‘Written in the Blood’ by Stephen Lloyd Jones

Written in the Blood‘Written in the Blood’ is the sequel to Stephen Lloyd Jones ‘The String Diaries’. If you want to catch up on the plot, you can find my review here.

Set fifteen years after the first novel in the series, the main protagonist in ‘Written in the Blood’ is Hannah Wilde’s daughter, Leah. Last seen as a nine year old girl on the run with her mother from the dangerous Jakab, she is now 24 and on a mission to help save the future of her race – the Hosszu Eletek.

Fertility among the remaining Hosszu Eletek is failing, and Leah is one of the youngest in a declining society. Together with her mother, Leah is helping to run a highly controversial fertility programme to give women the chance to have a child. But the upper echelons of the Hosszu Eletek society aren’t keen on diluting their race with the human blood that runs through Hannah and Leah’s veins. And when they decide that it’s necessary to reach out to the banished Kirekesztett, their fertility programme is soon seen as something that needs to be stopped at any cost.

This starts of a chain of events that threaten to tear down everything that they’ve been working to achieve, and could destroy the future of the Hosszu Eletek for good. Enter a whole new threat in the form of the terrifying Lelek Tolvajok, seeking to body snatch the precious Hosszu Eletek children, and you have a fast paced, exhilarating thriller.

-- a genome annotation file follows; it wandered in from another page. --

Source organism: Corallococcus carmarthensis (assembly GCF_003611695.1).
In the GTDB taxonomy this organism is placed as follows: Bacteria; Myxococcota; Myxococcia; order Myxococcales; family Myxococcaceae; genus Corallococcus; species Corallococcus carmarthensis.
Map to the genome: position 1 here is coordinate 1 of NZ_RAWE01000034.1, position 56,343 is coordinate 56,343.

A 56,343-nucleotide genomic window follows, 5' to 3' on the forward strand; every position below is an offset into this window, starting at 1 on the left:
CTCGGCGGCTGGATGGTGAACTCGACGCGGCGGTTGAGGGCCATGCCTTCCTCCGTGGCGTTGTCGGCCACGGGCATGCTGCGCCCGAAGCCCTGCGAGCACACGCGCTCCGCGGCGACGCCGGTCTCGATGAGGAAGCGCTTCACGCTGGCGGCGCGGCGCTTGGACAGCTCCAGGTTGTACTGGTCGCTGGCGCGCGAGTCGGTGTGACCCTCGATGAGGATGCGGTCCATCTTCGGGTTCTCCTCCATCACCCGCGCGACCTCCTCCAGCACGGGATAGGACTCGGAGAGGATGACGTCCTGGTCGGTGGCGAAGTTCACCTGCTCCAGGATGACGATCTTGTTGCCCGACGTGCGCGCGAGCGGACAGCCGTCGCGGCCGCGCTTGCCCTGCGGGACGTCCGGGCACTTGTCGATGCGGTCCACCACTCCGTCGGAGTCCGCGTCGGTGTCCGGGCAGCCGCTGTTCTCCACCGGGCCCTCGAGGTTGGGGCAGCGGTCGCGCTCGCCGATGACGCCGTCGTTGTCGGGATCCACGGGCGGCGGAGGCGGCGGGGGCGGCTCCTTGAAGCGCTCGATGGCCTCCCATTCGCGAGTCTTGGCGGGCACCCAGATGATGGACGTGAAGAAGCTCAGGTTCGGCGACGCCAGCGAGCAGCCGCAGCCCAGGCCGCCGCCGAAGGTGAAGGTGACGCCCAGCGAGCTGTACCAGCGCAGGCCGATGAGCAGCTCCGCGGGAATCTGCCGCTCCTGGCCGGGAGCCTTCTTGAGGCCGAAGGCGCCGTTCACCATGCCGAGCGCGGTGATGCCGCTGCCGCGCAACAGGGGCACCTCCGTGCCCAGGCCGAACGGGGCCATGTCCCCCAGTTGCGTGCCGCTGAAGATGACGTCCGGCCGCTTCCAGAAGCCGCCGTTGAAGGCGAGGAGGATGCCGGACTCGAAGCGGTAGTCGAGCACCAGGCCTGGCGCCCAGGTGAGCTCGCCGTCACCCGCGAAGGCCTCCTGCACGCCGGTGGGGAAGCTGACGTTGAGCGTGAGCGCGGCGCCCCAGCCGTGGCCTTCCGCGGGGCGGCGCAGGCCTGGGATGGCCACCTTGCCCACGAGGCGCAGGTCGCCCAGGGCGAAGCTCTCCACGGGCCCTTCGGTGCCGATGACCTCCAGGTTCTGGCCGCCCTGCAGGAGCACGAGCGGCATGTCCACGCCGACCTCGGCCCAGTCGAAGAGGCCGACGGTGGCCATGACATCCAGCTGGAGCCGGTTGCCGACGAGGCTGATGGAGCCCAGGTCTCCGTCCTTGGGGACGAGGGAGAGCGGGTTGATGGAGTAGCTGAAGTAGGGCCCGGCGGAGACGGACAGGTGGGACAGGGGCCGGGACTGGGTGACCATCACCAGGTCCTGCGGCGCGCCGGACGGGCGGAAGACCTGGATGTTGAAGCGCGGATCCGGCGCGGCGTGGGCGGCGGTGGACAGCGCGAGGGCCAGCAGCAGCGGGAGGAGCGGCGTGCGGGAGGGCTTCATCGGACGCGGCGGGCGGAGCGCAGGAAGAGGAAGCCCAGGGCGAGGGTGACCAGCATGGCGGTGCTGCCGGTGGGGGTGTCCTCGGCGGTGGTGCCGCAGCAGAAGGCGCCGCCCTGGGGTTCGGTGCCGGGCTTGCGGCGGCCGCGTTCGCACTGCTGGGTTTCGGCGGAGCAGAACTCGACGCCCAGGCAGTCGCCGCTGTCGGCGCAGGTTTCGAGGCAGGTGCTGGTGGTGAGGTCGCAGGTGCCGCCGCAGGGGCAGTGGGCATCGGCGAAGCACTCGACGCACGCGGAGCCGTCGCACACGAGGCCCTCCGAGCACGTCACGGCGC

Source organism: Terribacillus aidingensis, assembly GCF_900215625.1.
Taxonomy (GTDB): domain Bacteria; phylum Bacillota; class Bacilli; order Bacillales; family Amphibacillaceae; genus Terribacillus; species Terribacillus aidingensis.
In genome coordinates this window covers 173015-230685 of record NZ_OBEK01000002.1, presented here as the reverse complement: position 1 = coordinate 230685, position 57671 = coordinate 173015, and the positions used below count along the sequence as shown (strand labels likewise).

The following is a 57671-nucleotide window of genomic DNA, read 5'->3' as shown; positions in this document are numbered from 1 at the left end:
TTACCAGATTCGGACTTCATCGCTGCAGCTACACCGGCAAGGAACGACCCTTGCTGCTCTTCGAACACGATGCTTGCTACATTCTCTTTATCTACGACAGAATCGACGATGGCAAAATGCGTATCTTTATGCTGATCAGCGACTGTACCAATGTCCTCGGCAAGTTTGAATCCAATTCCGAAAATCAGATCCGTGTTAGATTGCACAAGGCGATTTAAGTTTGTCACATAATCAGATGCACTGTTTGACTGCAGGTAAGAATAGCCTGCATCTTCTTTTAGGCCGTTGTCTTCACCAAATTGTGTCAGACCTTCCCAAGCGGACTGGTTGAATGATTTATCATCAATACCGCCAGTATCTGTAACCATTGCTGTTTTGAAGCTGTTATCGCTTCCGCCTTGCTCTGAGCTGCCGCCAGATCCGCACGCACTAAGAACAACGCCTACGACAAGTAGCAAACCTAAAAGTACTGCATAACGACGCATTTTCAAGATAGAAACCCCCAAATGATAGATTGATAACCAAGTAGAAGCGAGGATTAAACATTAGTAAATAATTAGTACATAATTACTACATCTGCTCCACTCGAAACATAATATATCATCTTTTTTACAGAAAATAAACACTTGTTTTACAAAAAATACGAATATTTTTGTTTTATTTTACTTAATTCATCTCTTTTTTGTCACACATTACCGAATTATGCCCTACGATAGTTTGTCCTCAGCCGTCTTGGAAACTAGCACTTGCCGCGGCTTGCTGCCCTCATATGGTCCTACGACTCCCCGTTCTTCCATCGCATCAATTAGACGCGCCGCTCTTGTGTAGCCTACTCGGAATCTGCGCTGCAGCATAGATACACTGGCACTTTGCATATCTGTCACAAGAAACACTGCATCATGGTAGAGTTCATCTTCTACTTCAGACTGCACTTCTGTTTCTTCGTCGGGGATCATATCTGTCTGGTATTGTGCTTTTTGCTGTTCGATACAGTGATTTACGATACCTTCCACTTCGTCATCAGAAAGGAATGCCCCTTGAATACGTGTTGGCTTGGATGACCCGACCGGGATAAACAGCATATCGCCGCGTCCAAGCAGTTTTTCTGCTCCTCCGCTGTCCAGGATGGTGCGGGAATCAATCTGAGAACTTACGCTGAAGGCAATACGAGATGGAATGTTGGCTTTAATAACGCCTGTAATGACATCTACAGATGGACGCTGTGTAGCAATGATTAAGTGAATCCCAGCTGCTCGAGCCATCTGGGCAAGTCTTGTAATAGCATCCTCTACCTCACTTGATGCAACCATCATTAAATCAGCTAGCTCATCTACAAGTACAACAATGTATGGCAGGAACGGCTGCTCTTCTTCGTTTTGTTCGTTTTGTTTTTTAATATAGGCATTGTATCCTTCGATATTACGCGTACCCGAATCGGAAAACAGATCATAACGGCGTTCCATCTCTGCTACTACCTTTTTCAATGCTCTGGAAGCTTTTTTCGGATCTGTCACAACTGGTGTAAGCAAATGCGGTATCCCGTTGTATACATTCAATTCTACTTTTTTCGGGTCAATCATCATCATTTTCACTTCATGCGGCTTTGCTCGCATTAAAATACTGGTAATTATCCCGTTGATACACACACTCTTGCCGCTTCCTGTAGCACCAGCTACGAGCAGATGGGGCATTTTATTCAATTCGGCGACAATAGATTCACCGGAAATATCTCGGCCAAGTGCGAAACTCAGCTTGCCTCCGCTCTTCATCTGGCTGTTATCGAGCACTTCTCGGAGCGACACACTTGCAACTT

It took me a little while to really get into this book, and it was so jam packed with action and dramatic revelations that I felt character development was lost a little bit. There were a lot of characters, and some of them weren’t given the time they deserved. Had the book been a bit longer, we might have got to know certain characters better. I would have loved to see more of Izsak in particular, and the sections with Luca were so full of action that they flew by before I really had a chance to form any sort of emotional attachment to him.

There’s a lot of blood and gore, horror and barely restrained tension in this novel. But there’s also a focus on family and a community that is trying to rebuild itself. I loved how the relationship between Hannah and her daughter was developed and how their efforts helped to bring people together, despite the escalating threat of danger.

It’s a great sequel, although for me, it didn’t quite live up to the heights of ‘The String Diaries’.


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